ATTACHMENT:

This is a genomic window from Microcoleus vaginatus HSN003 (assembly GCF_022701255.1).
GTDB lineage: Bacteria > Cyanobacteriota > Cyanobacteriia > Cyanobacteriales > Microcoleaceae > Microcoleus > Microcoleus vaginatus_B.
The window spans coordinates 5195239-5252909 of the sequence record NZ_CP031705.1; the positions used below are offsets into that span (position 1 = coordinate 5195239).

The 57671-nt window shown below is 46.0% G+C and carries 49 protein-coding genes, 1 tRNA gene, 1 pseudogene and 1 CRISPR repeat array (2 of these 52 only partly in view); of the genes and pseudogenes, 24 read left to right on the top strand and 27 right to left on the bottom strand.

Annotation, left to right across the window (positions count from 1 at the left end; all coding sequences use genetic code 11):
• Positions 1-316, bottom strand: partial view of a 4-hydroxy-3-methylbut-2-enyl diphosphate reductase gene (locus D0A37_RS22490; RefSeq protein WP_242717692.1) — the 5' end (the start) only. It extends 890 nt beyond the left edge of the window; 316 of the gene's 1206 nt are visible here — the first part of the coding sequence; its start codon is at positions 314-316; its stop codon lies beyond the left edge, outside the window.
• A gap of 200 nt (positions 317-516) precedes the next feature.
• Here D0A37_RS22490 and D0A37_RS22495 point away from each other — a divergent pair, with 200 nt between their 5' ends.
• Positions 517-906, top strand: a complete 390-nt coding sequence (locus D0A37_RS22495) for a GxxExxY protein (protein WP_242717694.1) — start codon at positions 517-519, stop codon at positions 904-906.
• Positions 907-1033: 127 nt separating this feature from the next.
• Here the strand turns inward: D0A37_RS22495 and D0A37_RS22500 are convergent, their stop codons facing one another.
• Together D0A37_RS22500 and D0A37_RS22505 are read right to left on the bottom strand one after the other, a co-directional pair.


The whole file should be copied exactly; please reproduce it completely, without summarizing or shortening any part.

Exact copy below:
This is a genomic window from Microcoleus vaginatus HSN003 (assembly GCF_022701255.1).
GTDB lineage: Bacteria > Cyanobacteriota > Cyanobacteriia > Cyanobacteriales > Microcoleaceae > Microcoleus > Microcoleus vaginatus_B.
The window spans coordinates 5195239-5252909 of the sequence record NZ_CP031705.1; the positions used below are offsets into that span (position 1 = coordinate 5195239).

The 57671-nt window shown below is 46.0% G+C and carries 49 protein-coding genes, 1 tRNA gene, 1 pseudogene and 1 CRISPR repeat array (2 of these 52 only partly in view); of the genes and pseudogenes, 24 read left to right on the top strand and 27 right to left on the bottom strand.

Annotation, left to right across the window (positions count from 1 at the left end; all coding sequences use genetic code 11):
• Positions 1-316, bottom strand: partial view of a 4-hydroxy-3-methylbut-2-enyl diphosphate reductase gene (locus D0A37_RS22490; RefSeq protein WP_242717692.1) — the 5' end (the start) only. It extends 890 nt beyond the left edge of the window; 316 of the gene's 1206 nt are visible here — the first part of the coding sequence; its start codon is at positions 314-316; its stop codon lies beyond the left edge, outside the window.
• A gap of 200 nt (positions 317-516) precedes the next feature.
• Here D0A37_RS22490 and D0A37_RS22495 point away from each other — a divergent pair, with 200 nt between their 5' ends.
• Positions 517-906, top strand: a complete 390-nt coding sequence (locus D0A37_RS22495) for a GxxExxY protein (protein WP_242717694.1) — start codon at positions 517-519, stop codon at positions 904-906.
• Positions 907-1033: 127 nt separating this feature from the next.
• Here the strand turns inward: D0A37_RS22495 and D0A37_RS22500 are convergent, their stop codons facing one another.
• Together D0A37_RS22500 and D0A37_RS22505 are read right to left on the bottom strand one after the other, a co-directional pair.